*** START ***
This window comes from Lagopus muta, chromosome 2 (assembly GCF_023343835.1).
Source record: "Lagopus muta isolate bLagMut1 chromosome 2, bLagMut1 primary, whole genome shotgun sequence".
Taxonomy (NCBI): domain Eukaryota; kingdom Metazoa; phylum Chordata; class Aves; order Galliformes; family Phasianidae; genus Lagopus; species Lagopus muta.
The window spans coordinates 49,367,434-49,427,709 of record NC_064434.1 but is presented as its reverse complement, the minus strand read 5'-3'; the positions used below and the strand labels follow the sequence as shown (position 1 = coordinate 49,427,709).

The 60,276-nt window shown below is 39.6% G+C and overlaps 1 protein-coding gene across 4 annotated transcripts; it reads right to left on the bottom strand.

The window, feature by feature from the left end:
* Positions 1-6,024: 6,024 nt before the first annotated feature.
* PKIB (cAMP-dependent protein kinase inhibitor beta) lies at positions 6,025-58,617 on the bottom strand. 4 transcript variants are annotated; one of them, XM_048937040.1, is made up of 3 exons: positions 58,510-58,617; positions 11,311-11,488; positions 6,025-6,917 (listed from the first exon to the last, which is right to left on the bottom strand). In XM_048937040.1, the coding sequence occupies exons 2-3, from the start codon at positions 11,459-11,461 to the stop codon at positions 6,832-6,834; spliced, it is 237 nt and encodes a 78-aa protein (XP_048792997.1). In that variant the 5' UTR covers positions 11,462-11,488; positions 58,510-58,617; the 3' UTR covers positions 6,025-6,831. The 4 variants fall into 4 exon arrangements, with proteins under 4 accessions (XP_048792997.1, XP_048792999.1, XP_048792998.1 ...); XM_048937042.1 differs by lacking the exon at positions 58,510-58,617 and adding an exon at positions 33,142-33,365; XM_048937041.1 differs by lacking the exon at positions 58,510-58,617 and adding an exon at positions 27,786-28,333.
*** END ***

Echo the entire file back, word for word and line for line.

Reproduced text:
This window comes from Lagopus muta, chromosome 2 (assembly GCF_023343835.1).
Source record: "Lagopus muta isolate bLagMut1 chromosome 2, bLagMut1 primary, whole genome shotgun sequence".
Taxonomy (NCBI): domain Eukaryota; kingdom Metazoa; phylum Chordata; class Aves; order Galliformes; family Phasianidae; genus Lagopus; species Lagopus muta.
The window spans coordinates 49,367,434-49,427,709 of record NC_064434.1 but is presented as its reverse complement, the minus strand read 5'-3'; the positions used below and the strand labels follow the sequence as shown (position 1 = coordinate 49,427,709).

The 60,276-nt window shown below is 39.6% G+C and overlaps 1 protein-coding gene across 4 annotated transcripts; it reads right to left on the bottom strand.

The window, feature by feature from the left end:
* Positions 1-6,024: 6,024 nt before the first annotated feature.
* PKIB (cAMP-dependent protein kinase inhibitor beta) lies at positions 6,025-58,617 on the bottom strand. 4 transcript variants are annotated; one of them, XM_048937040.1, is made up of 3 exons: positions 58,510-58,617; positions 11,311-11,488; positions 6,025-6,917 (listed from the first exon to the last, which is right to left on the bottom strand). In XM_048937040.1, the coding sequence occupies exons 2-3, from the start codon at positions 11,459-11,461 to the stop codon at positions 6,832-6,834; spliced, it is 237 nt and encodes a 78-aa protein (XP_048792997.1). In that variant the 5' UTR covers positions 11,462-11,488; positions 58,510-58,617; the 3' UTR covers positions 6,025-6,831. The 4 variants fall into 4 exon arrangements, with proteins under 4 accessions (XP_048792997.1, XP_048792999.1, XP_048792998.1 ...); XM_048937042.1 differs by lacking the exon at positions 58,510-58,617 and adding an exon at positions 33,142-33,365; XM_048937041.1 differs by lacking the exon at positions 58,510-58,617 and adding an exon at positions 27,786-28,333.